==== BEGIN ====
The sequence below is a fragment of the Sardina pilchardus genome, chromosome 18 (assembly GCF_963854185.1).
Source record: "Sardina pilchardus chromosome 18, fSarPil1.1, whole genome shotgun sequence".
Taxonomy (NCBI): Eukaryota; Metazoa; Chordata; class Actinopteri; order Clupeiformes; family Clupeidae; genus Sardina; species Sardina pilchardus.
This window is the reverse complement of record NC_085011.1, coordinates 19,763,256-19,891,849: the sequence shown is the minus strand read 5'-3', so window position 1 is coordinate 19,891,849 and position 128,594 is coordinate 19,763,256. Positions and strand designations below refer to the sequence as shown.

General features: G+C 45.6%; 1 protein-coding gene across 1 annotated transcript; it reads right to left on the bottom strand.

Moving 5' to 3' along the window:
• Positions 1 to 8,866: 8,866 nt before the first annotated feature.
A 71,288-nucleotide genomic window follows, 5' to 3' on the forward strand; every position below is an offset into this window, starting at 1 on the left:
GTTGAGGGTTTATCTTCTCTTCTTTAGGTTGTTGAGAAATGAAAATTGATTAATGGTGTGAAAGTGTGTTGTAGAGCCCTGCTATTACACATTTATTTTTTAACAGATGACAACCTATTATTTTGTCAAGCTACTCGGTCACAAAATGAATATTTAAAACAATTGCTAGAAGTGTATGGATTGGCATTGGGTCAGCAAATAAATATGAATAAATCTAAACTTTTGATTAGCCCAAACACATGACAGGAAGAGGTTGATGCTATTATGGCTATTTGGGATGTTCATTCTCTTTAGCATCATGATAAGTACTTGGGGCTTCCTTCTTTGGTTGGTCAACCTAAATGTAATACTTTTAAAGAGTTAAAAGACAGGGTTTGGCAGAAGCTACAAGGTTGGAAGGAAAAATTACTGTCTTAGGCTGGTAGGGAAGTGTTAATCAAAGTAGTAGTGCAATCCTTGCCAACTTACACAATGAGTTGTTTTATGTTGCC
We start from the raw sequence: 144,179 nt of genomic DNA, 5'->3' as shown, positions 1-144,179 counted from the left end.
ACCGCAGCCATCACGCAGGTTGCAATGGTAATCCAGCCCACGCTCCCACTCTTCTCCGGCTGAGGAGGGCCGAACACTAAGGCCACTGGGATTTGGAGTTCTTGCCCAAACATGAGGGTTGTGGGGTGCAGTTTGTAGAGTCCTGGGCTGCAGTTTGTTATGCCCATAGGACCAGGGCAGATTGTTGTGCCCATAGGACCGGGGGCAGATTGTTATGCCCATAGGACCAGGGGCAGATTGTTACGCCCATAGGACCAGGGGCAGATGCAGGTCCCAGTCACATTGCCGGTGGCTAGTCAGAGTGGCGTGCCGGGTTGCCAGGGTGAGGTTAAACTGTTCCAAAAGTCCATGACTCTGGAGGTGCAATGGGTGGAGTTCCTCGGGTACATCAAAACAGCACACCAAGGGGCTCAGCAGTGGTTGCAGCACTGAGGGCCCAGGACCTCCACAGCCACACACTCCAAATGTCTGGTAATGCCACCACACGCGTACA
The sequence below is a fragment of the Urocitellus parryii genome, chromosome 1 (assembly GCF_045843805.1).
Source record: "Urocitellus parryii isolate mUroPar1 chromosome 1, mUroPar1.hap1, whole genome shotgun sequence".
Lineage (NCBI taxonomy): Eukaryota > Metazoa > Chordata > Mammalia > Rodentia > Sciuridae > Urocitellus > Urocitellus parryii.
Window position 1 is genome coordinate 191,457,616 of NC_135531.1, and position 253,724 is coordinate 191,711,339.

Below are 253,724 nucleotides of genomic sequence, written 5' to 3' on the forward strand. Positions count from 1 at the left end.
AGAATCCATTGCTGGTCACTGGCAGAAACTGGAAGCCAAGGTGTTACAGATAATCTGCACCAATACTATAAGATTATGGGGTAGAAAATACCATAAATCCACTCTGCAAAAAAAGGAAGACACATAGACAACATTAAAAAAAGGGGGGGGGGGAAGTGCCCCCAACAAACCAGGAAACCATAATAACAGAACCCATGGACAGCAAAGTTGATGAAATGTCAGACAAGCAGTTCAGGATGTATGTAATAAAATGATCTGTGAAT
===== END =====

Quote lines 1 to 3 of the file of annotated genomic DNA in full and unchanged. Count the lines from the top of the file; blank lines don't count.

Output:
The sequence below is a fragment of the Sardina pilchardus genome, chromosome 18 (assembly GCF_963854185.1).
Source record: "Sardina pilchardus chromosome 18, fSarPil1.1, whole genome shotgun sequence".
Taxonomy (NCBI): Eukaryota; Metazoa; Chordata; class Actinopteri; order Clupeiformes; family Clupeidae; genus Sardina; species Sardina pilchardus.